Kuroki M, O’Flaherty JT. Extracellular signal-regulated protein kinase (ERK)-dependent and ERK-independent pathways target STAT3 on serine-727 in human neutrophils stimulated by chemo-tactic factors and cytokines. Biochem J 1999; 341 (Pt 3):691–6.PubMedCrossRefGoogle Scholar
  82. 82.
    Gordon S. Macrophages and the immune response. In: Paul WE, ed. Fundamental Immunology. Philadelphia: Lippincott-Raven Publishers, 1999:533–547.Google Scholar
  83. 83.
    Newman SL, Devery-Pocius JE, Ross GD et al. Phagocytosis by human monocyte-derived macrophages. Independent function of receptors for C3b (CR1) and iC3b (CR3). Complement 1984; 1:213–27.PubMedGoogle Scholar
  84. 84.
    Newman SL, Becker S, Halme J. Phagocytosis by receptors for C3b (CR1), iC3b (CR3), and IgG (Fc) on human peritoneal macrophages. J Leukoc Biol 1985; 38:267–78.PubMedGoogle Scholar
  85. 85.
    Fadok VA, Voelker DR, Campbell PA et al. The ability to recognize phosphatidylserine on apoptotic cells is an inducible function in murine bone marrow-derived macrophages. Chest 1993; 103:102S.PubMedCrossRefGoogle Scholar
  86. 86.
    Newman SL, Henson JE, Henson PM. Phagocytosis of senescent neutrophils by human monocyte-derived macrophages and rabbit inflammatory macrophages. J Exp Med 1982; 156:430–42.PubMedCrossRefGoogle Scholar
  87. 87.
    Valledor AF, Borras FE, Cullell-Young M et al. Transcription factors that regulate monocyte/macrophage differentiation. J Leukoc Biol 1998; 63:405–17.PubMedGoogle Scholar
  88. 88.
    Melendez AJ, Harnett MM, Allen JM. Differentiation-dependent switch in protein kinase C isoenzyme activation by FcγRI, the human high-affinity receptor for Immunoglobulin G. Immunol 1999; 96:457–464.CrossRefGoogle Scholar
  89. 89.
    Melendez AJ, Harnett MM, Allen JM. FcγRI activation of phospholipase Cγ1 and protein kinase C in dibutyryl cAMP-differentiated U937 cells is dependent solely on the tyrosine-kinase activated form of phosphatidylinositol 3-kinase. Immunol 1999; 98:1–8.CrossRefGoogle Scholar
  90. 90.
    Lennartz MR, Brown EJ. Arachidonic acid is essential for IgG Fc receptor-mediated phagocytosis by human monocytes. J Immunol 1991; 147:621–626.PubMedGoogle Scholar
  91. 91.
    Lennartz MR, Yuen AFC, McKenzie Masi S et al. Phospholipase A2 inhibition results in sequestration of plasma membrane into electronlucent vesicles during IgG-mediated phagocytosis. J Cell Sci 1997; 110:2041–2052.PubMedGoogle Scholar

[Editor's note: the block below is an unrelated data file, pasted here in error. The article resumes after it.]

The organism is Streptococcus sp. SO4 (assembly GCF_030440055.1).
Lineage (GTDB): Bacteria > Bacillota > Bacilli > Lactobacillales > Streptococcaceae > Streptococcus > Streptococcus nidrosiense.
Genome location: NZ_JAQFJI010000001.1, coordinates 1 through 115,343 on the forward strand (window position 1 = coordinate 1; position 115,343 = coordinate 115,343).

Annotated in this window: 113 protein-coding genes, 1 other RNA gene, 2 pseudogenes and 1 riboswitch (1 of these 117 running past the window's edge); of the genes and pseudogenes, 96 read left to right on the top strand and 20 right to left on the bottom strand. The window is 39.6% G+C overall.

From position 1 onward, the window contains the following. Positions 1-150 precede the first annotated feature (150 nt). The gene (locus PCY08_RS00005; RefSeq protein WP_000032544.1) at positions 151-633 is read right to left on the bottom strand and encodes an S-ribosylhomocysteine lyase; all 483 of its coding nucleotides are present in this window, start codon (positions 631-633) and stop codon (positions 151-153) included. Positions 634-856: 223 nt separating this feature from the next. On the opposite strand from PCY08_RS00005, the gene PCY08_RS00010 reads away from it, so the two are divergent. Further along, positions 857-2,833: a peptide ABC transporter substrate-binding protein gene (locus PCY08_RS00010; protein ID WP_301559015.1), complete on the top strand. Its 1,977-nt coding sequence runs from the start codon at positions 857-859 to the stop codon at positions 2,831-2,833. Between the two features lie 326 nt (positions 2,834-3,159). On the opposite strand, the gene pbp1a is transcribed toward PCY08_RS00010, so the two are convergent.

92. 92.
    Karimi K, Lennartz MR. Mitogen-activated protein kinase is activated during IgG-mediated phagocytosis, but it is not required for target ingestion. Inflammation 1998; 22:67–82.PubMedCrossRefGoogle Scholar
  93. 93.
    Karimi K, Lennartz MR. Protein kinase C activation precedes arachidonic acid release during IgG-mediated phagocytosis. J Immunol 1995; 155:5786–5794.PubMedGoogle Scholar
  94. 94.
    Hazan-Halevy I, Seger R, Levy R. The requirement of both extracellular regulated kinase and p38 mitogen-activated protein kinase for stimulation of cytosolic phospholipase A2 activity by either FcγRIIA or FcγRIIIB in human neutrophils: A possible role of Pyk2 but not for the Grb-2-Sos-Shc complex. J Biol Chem 2000; 275:12416–12423.PubMedCrossRefGoogle Scholar
  95. 95.
    Gijó MA, Spencer DM, Siddiqi AR et al. Cytosolic phospholipase A2 is required for macrophage arachidonic acid release by agonists that do and do not mobilize calcium: Novel role of mitogen-activated protein kinase pathways in cytosolic phosholipase A2 regulation. J Biol Chem 2000; 275:20146–20156.CrossRefGoogle Scholar
  96. 96.
    Akiba S, Mizunaga S, Kume K et al. Involvement of group VI Ca2+-independent phospholipase A2 in protein kinase C-dependent arachidonic acid liberation in zymosan-stimulated macrophage-like P388D1 cells. J Biol Chem 1999; 274:19906–19912.PubMedCrossRefGoogle Scholar

Copyright information

© Eurekah.com and Springer Science+Business Media 2006

Authors and Affiliations

  • Erick García-García
    • 1
  • Carlos Rosales
    • 2
  1. 1.Immunology Department Instituto de Investigaciones BiomédicasUniversidad Nacional Autónoma de MéexicoMexico CityMexico
  2. 2.Universidad Nacional Autónoma de MéxicoMexico CityMexico

Personalised recommendations